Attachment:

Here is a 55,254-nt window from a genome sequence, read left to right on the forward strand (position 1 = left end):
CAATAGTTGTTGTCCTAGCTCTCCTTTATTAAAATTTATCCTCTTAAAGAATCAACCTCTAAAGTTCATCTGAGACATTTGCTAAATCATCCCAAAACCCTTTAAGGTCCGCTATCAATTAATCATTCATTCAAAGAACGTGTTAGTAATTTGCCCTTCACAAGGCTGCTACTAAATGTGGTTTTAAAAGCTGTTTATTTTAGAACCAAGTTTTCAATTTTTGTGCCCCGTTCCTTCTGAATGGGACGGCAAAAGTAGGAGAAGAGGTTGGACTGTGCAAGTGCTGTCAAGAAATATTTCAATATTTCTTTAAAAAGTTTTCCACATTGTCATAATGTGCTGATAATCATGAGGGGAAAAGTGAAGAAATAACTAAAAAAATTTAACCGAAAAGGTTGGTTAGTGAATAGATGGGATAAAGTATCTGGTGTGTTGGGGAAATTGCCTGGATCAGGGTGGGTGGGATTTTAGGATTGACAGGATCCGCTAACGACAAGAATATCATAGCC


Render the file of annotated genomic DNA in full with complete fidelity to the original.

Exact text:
Here is a 55,254-nt window from a genome sequence, read left to right on the forward strand (position 1 = left end):
CAATAGTTGTTGTCCTAGCTCTCCTTTATTAAAATTTATCCTCTTAAAGAATCAACCTCTAAAGTTCATCTGAGACATTTGCTAAATCATCCCAAAACCCTTTAAGGTCCGCTATCAATTAATCATTCATTCAAAGAACGTGTTAGTAATTTGCCCTTCACAAGGCTGCTACTAAATGTGGTTTTAAAAGCTGTTTATTTTAGAACCAAGTTTTCAATTTTTGTGCCCCGTTCCTTCTGAATGGGACGGCAAAAGTAGGAGAAGAGGTTGGACTGTGCAAGTGCTGTCAAGAAATATTTCAATATTTCTTTAAAAAGTTTTCCACATTGTCATAATGTGCTGATAATCATGAGGGGAAAAGTGAAGAAATAACTAAAAAAATTTAACCGAAAAGGTTGGTTAGTGAATAGATGGGATAAAGTATCTGGTGTGTTGGGGAAATTGCCTGGATCAGGGTGGGTGGGATTTTAGGATTGACAGGATCCGCTAACGACAAGAATATCATAGCC